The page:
Scott Rosenthal of Jamaica Plain noted that the route took his group through private backyards on a number of occasions. Fortunately, the people were hospitable. That was especially true when the riders disturbed a nest of yellow jackets on an Ashland section of trail. Benson took the worst of it with 25 stings. A helpful neighbor heard the bikers screaming in pain and came out to provide first aid. Steve Goneau of Burlington had four stings. Wolfe had three. Young, who is allergic to bee stings, was stung once but fortunately did not have an adverse reaction to the sting. He and Finnegan had been in front, They disturbed the nest but were gone before the bees could respond. Goneau and Wolfe retrieved the two bikes that in all the commotion had been left by the nest. The bees were still swarming, but seemed to relent for 10-second intervals, just enough time to grab the bikes. It was a real life game of Angry Bees. Benson's hands were swelling up, but despite the excruciating pain, he continued on. At day's end another friend, John Pansire of Ashland, met the riders with a pickup truck full of food and drink that was much appreciated. They bypassed 10 miles of trail because of lost time and rode on to their hotel, but not before stopping at a liquor store near Gillette Stadium to load up on Pabst Blue Ribbon for the traditional post ride beer around 9:30pm.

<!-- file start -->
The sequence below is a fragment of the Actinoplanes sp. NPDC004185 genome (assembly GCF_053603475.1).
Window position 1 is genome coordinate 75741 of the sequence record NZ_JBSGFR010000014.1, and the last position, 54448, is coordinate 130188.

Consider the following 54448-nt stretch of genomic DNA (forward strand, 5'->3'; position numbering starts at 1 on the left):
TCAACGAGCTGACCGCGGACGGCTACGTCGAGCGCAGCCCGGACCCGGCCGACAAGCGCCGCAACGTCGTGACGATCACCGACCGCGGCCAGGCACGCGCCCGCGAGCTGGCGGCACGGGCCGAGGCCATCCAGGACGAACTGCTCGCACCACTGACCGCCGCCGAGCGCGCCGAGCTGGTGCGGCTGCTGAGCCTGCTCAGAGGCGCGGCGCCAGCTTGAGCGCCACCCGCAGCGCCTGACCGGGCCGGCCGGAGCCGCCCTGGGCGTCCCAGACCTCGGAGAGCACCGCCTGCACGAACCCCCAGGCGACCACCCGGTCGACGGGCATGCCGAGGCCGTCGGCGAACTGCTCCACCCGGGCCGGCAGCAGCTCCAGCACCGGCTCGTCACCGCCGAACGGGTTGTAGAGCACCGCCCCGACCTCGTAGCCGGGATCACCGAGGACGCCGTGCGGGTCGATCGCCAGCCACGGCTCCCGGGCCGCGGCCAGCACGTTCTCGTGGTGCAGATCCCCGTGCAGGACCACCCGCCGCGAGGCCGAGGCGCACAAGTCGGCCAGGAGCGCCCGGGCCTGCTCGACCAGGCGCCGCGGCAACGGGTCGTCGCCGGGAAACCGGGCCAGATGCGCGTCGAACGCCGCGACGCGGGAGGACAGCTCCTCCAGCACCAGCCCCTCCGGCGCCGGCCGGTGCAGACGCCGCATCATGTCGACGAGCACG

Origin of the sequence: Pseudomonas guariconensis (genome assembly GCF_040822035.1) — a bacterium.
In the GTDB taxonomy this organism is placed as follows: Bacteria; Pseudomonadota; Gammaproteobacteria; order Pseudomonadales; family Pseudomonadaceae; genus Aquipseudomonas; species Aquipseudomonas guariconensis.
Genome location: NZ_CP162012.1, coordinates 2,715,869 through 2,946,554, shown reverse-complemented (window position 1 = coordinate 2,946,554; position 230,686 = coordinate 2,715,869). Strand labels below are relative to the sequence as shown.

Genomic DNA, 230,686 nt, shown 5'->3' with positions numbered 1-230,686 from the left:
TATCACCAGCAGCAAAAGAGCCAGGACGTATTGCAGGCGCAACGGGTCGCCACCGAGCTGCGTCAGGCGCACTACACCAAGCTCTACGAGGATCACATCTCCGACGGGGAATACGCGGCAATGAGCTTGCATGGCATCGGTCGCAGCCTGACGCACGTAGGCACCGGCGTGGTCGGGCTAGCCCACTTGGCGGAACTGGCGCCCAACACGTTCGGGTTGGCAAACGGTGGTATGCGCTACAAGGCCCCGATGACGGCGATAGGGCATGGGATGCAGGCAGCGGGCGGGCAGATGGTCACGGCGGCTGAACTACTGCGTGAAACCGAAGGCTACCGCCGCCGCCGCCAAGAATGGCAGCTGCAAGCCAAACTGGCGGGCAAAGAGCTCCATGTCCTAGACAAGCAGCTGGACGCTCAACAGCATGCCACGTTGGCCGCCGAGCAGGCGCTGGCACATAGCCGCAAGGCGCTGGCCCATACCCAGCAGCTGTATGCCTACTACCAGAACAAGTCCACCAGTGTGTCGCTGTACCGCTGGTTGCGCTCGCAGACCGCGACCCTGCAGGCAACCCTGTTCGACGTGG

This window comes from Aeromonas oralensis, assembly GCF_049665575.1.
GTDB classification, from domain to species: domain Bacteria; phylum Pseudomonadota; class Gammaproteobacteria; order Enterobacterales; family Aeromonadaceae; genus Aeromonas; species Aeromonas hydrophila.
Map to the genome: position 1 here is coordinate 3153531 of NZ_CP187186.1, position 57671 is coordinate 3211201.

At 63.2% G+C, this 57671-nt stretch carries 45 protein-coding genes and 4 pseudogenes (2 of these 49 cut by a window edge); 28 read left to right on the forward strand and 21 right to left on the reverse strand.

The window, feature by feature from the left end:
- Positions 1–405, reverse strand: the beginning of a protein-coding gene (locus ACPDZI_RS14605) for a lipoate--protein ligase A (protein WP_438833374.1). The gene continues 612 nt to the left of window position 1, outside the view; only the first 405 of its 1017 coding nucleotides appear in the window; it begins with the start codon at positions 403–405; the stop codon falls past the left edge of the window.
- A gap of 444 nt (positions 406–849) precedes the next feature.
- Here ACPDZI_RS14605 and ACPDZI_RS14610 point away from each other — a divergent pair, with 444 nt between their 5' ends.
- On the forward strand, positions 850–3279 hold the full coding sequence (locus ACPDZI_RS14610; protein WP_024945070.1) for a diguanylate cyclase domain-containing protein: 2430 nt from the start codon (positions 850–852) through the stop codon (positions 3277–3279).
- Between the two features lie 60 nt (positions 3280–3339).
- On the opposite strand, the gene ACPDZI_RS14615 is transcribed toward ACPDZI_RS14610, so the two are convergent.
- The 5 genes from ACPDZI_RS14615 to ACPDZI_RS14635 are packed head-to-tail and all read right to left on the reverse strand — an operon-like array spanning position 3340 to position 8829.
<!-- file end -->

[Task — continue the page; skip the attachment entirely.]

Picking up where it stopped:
Day 3: Everyone was tired and sore, but they could finally begin to see the finish line. Strangely enough, day three was actually easier than day two for some of the group as their bodies began to acclimate to the long hours on the saddle. There were more road connecting sections and power line trails on day three, something they said they never would have bothered with except with the bigger picture in mind. Although the group already had 200 miles under their belt, there was a sense of rejuvenation when they were rewarded with 10 miles of buff singletrack that winds through Duxbury. As the sun began to set, they rode the final stretch of double track through cranberry bogs as they neared the finish line, a bluff overlooking Kingston Bay in Duxbury. The view, said Finnegan, "was quite fabulous."
They had picked the right time of year for this ride. "The temperature was just right," Borgaro said. When it was over, Borgaro couldn't feel his big toes for two weeks. Benson's fingertips bothered him for weeks, and not because of bee stings. Still, they are hungry for more. "We got to see a lot of nice trails we never would have ridden," Benson said. "It was good to see them once in your life."
What they have in mind would be a quantum leap: The Tour Divide from Banff National Park in Canada to the Mexican border along the Continental Divide is 2,700 miles in 19 days. Stay tuned…
Gerry Firefly Custom Ti 29er
Adam Specialized Stumpjumper FSR 29r
Steve Specialized Carve 29er single speed
Keith Yeti SB95
Paul Specialized Carve 29er.
Scott Zanconato Custom 29er SS